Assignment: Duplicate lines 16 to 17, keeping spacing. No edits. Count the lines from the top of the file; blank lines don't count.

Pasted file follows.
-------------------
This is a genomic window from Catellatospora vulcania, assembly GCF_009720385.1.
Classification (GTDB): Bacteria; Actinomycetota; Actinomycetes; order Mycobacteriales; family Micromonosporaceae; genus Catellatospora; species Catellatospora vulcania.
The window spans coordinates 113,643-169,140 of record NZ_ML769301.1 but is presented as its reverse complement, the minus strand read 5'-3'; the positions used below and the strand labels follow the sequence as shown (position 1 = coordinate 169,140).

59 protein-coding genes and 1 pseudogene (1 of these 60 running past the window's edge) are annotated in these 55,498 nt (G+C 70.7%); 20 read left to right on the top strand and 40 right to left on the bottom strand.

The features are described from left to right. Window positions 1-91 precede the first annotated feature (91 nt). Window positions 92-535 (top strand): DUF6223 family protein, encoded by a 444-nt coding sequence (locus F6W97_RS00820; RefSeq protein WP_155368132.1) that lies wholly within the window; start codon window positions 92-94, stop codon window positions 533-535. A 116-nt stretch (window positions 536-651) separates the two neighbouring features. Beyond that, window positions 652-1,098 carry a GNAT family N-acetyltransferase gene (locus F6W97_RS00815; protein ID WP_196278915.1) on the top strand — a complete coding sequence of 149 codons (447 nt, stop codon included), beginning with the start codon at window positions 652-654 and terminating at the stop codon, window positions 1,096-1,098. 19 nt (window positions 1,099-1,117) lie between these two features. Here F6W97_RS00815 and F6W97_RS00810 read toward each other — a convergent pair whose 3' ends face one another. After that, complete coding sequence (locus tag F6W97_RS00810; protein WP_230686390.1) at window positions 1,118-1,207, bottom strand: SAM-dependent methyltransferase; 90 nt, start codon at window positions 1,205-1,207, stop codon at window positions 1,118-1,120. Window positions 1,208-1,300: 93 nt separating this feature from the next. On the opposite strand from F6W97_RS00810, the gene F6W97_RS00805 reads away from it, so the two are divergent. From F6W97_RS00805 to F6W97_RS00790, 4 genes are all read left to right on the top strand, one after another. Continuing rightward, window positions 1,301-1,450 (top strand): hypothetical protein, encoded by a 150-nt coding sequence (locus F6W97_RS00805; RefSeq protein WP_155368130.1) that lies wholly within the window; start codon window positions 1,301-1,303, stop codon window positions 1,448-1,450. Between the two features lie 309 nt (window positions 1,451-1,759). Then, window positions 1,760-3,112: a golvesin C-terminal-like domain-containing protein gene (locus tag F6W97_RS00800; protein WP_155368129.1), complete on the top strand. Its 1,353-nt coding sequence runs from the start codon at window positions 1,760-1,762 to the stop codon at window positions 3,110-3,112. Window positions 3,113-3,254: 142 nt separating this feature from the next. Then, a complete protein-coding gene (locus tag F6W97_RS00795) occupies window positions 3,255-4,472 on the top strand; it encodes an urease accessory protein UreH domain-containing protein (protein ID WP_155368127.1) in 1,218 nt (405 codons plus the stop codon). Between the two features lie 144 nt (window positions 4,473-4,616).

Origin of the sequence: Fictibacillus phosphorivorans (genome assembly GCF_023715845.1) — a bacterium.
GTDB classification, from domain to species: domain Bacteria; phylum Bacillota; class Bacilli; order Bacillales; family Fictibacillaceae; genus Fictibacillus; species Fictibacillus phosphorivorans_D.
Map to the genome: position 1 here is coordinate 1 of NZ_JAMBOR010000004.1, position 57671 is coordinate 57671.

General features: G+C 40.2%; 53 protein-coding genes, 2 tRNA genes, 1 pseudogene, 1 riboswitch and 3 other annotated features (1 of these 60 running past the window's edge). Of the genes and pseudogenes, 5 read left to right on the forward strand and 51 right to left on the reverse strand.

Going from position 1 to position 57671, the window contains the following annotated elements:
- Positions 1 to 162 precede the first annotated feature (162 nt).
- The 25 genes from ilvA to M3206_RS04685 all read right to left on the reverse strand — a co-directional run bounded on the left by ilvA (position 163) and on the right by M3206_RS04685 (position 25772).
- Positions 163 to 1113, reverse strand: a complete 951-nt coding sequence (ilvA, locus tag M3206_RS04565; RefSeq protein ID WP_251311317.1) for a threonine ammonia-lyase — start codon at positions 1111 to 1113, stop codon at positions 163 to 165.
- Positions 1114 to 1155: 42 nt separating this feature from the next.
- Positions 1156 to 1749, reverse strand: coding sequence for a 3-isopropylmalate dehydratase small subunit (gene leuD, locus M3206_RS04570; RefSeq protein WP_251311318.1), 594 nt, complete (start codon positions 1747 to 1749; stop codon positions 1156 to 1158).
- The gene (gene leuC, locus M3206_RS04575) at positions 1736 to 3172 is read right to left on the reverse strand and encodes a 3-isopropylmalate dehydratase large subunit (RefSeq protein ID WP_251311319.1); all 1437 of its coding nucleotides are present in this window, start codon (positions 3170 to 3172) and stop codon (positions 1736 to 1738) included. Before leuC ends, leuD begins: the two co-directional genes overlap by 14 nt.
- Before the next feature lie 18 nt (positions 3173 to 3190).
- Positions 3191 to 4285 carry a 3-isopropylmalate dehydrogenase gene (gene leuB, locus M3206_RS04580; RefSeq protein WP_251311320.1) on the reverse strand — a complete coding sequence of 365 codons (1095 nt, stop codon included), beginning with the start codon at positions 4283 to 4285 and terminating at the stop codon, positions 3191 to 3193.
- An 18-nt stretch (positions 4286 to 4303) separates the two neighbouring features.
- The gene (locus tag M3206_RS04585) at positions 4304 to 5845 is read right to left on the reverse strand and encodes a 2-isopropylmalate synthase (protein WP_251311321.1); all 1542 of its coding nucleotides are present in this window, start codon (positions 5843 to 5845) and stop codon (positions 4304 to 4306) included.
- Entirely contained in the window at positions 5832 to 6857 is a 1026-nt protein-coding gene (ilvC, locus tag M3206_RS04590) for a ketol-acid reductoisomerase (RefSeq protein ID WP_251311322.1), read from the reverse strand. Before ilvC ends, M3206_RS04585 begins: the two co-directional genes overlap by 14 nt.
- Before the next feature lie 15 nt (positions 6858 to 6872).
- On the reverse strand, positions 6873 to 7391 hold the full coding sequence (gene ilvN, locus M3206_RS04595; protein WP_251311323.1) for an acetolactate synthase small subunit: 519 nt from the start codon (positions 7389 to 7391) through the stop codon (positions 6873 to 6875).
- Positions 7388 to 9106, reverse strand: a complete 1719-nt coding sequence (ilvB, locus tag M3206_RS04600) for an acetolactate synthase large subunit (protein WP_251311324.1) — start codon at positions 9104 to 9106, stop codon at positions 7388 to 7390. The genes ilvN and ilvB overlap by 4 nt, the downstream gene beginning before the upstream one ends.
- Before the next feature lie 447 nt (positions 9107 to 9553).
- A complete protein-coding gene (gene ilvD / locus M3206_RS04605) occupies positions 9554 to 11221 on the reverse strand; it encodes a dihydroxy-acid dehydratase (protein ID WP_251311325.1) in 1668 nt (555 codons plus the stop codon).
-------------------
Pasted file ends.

- The gene (gene leuC, locus M3206_RS04575) at positions 1736 to 3172 is read right to left on the reverse strand and encodes a 3-isopropylmalate dehydratase large subunit (RefSeq protein ID WP_251311319.1); all 1437 of its coding nucleotides are present in this window, start codon (positions 3170 to 3172) and stop codon (positions 1736 to 1738) included. Before leuC ends, leuD begins: the two co-directional genes overlap by 14 nt.
- Before the next feature lie 18 nt (positions 3173 to 3190).